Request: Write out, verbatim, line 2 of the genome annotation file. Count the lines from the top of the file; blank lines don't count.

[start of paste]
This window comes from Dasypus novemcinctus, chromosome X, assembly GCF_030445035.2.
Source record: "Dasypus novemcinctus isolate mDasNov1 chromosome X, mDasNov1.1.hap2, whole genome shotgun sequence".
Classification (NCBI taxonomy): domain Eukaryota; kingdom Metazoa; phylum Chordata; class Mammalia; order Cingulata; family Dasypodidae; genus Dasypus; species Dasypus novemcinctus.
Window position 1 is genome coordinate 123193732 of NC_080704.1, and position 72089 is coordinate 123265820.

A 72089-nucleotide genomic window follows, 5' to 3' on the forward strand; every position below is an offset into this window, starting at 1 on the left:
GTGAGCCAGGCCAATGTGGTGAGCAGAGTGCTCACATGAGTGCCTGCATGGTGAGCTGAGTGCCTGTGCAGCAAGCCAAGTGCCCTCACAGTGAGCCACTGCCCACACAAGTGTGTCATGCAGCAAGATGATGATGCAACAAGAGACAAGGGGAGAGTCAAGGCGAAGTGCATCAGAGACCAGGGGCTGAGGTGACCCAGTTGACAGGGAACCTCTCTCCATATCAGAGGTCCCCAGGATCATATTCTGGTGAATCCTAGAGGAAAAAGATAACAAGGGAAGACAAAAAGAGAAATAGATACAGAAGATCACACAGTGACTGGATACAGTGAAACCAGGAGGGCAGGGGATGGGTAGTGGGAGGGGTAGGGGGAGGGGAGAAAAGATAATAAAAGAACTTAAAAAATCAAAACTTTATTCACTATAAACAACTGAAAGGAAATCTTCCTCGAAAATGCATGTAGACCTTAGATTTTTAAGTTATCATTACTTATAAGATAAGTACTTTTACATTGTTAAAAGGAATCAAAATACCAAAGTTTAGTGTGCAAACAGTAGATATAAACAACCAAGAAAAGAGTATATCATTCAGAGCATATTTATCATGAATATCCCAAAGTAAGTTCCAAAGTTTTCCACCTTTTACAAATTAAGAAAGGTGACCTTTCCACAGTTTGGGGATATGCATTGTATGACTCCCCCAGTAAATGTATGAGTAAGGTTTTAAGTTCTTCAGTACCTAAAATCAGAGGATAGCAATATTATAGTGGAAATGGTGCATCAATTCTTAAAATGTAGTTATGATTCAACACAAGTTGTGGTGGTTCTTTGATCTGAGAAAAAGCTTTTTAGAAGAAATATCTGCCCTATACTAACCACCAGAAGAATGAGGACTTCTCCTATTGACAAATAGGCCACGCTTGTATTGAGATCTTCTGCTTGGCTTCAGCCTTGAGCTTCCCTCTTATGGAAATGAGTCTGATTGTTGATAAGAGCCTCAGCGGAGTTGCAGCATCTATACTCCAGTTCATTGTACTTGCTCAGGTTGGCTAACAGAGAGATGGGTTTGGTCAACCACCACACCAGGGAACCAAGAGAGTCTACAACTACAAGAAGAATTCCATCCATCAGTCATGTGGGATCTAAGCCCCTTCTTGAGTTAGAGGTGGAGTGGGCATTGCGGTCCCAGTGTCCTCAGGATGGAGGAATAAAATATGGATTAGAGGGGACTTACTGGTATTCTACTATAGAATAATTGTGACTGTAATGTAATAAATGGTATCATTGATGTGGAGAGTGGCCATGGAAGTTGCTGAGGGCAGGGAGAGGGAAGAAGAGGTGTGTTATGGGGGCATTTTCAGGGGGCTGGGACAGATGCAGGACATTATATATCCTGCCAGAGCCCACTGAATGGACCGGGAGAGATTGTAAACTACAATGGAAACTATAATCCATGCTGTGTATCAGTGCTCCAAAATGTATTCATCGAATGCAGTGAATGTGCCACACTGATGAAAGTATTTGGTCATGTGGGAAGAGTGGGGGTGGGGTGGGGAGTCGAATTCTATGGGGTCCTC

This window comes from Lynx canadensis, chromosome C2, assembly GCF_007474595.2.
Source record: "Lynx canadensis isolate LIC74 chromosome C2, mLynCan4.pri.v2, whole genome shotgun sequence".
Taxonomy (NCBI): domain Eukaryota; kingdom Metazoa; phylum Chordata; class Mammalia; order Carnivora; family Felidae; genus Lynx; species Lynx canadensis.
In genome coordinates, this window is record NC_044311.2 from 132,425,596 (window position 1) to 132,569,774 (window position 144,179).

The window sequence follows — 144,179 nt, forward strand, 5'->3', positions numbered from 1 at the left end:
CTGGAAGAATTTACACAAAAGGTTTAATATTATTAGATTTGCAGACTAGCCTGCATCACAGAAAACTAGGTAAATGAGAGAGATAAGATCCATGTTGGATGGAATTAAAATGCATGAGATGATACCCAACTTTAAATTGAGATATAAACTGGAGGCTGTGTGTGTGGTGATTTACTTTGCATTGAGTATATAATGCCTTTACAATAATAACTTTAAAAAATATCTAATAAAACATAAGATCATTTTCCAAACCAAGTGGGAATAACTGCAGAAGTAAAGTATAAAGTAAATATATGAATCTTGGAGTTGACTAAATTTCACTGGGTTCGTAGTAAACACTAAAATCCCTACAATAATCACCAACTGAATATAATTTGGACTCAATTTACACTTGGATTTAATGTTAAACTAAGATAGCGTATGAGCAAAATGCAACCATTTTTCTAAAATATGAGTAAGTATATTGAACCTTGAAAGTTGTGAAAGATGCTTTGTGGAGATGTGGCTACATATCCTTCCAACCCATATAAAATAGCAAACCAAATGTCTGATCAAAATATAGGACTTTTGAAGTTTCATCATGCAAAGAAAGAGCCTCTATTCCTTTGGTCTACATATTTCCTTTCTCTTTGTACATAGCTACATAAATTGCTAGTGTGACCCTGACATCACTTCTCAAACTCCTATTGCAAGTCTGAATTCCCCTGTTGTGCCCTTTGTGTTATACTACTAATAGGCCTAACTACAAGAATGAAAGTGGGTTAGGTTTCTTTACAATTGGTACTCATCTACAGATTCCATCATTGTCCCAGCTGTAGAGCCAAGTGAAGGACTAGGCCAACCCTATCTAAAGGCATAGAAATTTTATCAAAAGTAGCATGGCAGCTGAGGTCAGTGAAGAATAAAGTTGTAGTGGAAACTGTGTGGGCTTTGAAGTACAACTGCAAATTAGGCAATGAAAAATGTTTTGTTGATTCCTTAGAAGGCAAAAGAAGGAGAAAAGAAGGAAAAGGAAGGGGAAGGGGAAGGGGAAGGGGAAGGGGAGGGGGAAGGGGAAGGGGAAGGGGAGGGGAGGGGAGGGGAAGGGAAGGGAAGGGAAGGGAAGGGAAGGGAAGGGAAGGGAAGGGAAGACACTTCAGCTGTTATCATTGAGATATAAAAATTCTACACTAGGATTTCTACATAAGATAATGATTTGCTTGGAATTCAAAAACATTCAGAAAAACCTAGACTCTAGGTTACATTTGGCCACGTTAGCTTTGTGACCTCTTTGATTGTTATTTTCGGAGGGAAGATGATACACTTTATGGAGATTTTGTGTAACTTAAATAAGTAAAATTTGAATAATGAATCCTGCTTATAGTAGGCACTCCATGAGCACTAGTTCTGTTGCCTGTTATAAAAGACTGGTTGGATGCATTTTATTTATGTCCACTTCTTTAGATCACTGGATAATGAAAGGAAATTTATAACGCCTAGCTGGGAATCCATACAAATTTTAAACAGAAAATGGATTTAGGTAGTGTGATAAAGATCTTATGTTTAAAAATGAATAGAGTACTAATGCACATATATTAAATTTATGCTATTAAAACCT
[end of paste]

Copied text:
Source record: "Dasypus novemcinctus isolate mDasNov1 chromosome X, mDasNov1.1.hap2, whole genome shotgun sequence".